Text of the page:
In general, try and gather as much evidence as possible before considering making a formal complaint and certainly before going down the resignation route. As bullying often takes verbal form, the best way is to keep a detailed diary of all bullying occasions so that there is at least some evidence in written form that the employer and/or the tribunal can refer to.

If the bullying behaviour is serious enough and has occurred on at least two occasions, it may also amount to harassment, which can be a criminal matter, although it can also be pursued as a civil matter. However, it is advisable to try and stick to one claim only so if constructive dismissal is being pursued then try and concentrate on that.

I hope this has answered your query and would be grateful if you could please take a second to leave a positive rating. Your question will not close and I can continue providing further advice if necessary. Thank you
Ben Jones, Solicitor
Satisfied Customers: 38951
Experience: Expert in UK Employment Law
Ben Jones and 2 other UK Employment Law Specialists are ready to help you

JustAnswer in the News:

 
 
 
Ask-a-doc Web sites: If you've got a quick question, you can try to get an answer from sites that say they have various specialists on hand to give quick answers... Justanswer.com.
JustAnswer.com...has seen a spike since October in legal questions from readers about layoffs, unemployment and severance.
Web sites like justanswer.com/legal
...leave nothing to chance.
Traffic on JustAnswer rose 14 percent...and had nearly 400,000 page views in 30 days...inquiries related to stress, high blood pressure, drinking and heart pain jumped 33 percent.
Tory Johnson, GMA Workplace Contributor, discusses work-from-home jobs, such as JustAnswer in which verified Experts answer people’s questions.
I will tell you that...the things you have to go through to be an Expert are quite rigorous.
 
 
 

What Customers are Saying:

 
 
 
  • A quick response, a succinct and helpful answer in simple English. I believe I can now confront the counter party with confidence -- worth the 30 bucks! Rick Leeds, UK
< Last | Next >
  • A quick response, a succinct and helpful answer in simple English. I believe I can now confront the counter party with confidence -- worth the 30 bucks! Rick Leeds, UK
  • I did not know a French Law service existed and I was very impressed with the speed of reply --- very professional. Many thanks! Ms. Baker Alfafar, Spain
  • Thank you so much for your help. Your answers were really useful and came back so quickly. Great! Maggie USA
  • Wonderful service, prompt, efficient, and accurate. Couldn't have asked for more. I cannot thank you enough for your help. Mary C. Freshfield, Liverpool, UK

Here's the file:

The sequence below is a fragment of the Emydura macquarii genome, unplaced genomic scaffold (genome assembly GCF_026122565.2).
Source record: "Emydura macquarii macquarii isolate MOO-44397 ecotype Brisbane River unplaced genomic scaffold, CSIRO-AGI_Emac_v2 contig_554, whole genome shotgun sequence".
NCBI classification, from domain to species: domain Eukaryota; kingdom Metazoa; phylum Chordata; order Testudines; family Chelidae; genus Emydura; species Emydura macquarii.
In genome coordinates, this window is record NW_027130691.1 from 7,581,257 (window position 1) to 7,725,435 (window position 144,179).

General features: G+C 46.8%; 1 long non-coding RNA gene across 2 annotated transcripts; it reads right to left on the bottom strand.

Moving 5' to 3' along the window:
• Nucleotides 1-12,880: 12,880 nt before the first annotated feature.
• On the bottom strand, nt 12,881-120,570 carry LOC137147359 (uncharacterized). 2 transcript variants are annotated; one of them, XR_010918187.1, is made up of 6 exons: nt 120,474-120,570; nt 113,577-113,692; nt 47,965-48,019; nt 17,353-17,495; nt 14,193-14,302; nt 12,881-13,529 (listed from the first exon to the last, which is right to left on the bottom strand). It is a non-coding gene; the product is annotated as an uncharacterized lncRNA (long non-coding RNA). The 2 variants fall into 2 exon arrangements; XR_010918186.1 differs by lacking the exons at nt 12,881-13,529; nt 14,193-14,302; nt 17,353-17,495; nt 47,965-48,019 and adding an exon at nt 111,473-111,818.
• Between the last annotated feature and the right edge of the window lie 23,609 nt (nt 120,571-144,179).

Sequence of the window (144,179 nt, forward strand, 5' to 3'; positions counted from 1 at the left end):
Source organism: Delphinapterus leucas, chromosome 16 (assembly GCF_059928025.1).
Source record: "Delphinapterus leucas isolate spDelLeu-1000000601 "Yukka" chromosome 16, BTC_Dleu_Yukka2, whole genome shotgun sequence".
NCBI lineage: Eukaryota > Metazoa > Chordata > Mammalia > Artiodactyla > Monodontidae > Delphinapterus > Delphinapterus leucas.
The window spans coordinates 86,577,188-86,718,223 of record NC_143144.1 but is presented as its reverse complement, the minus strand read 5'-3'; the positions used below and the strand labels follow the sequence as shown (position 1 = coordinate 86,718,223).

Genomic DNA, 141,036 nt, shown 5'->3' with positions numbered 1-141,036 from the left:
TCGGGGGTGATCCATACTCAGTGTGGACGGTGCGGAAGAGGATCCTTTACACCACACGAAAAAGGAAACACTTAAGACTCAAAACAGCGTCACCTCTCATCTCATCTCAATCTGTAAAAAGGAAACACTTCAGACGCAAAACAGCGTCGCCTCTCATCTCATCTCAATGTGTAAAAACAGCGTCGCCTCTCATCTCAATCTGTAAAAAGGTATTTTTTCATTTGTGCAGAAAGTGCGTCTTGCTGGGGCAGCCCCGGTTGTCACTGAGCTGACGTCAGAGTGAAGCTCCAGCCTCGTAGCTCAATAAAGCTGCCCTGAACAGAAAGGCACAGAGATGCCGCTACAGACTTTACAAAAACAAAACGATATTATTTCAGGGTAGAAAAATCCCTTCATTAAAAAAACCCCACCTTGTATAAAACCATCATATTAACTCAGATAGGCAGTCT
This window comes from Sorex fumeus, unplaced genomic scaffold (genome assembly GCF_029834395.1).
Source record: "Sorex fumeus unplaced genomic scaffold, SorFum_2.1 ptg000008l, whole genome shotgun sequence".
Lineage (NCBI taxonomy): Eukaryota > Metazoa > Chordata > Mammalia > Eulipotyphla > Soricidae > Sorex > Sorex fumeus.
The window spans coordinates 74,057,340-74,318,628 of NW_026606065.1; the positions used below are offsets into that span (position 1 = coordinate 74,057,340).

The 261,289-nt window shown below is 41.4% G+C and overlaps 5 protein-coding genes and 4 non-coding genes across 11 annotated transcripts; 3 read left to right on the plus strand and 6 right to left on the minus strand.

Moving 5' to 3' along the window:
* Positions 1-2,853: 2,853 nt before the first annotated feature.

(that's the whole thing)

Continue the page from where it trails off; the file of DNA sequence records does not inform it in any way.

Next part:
• This expert is wonderful. They truly know what they are talking about, and they actually care about you. They really helped put my nerves at ease. Thank you so much!!!! Alex Los Angeles, CA
  • Thank you for all your help. It is nice to know that this service is here for people like myself, who need answers fast and are not sure who to consult. GP Hesperia, CA
  • I couldn't be more satisfied! This is the site I will always come to when I need a second opinion. Justin Kernersville, NC
 
 
 

Meet The Experts:

 
 
 
  • Ben Jones

    Solicitor

    Satisfied Customers:

    7575
    Expert in UK Employment Law
< Last | Next >
  • http://ww2.justanswer.com/uploads/venkoj/2010-02-20_133027_ben_pic.jpg Ben Jones's Avatar

    Ben Jones

    Solicitor

    Satisfied Customers:

    7575
    Expert in UK Employment Law
  • http://ww2.justanswer.com/uploads/taratill/2010-03-09_111600_phpsik04M_c2AM.jpg Jenny McKenzie's Avatar

    Jenny McKenzie

    Satisfied Customers:

    1738
    10 Years of experience in Employment Law and HR
  • http://ww2.justanswer.com/uploads/UK/UKSolicitorJA/2011-9-26_165252_lawyer.64x64.jpg UKSolicitorJA's Avatar

    UKSolicitorJA

    Solicitor

    Satisfied Customers:

    377
    solicitor
  • http://ww2.justanswer.com/uploads/RE/Remus2004/2012-4-22_93111_2bigstockPortraitOfConfidentFemaleL6943985.64x64.jpg Jo C.'s Avatar

    Jo C.

    Barrister

    Satisfied Customers:

    150
    Over 5 years in practice.
  • http://ww2.justanswer.com/uploads/TO/touchwoodsden/JA.64x64.jpg Law Denning's Avatar

    Law Denning

    Solicitor

    Satisfied Customers:

    82
    PGD Law. 20 years legal profession, 6 as partner in High Street practice
  • http://ww2.justanswer.com/uploads/Topadvisor/2010-5-18_221239_Me.jpg John Knox's Avatar

    John Knox

    Solicitor

    Satisfied Customers:

    71
    Solicitor and Advocate
  • http://ww2.justanswer.com/uploads/JO/Josh2010/2012-4-29_19490_GettyImages80121770B.64x64.jpg Joshua's Avatar

    Joshua

    Laywer

    Satisfied Customers:

    46
    LL.B (Hons), Higher Prof. Dip. Law & Practice
 
 
 
Chat Now With A Solicitor
Ben Jones
Ben Jones
Solicitor
38951 Satisfied Customers
Expert in UK Employment Law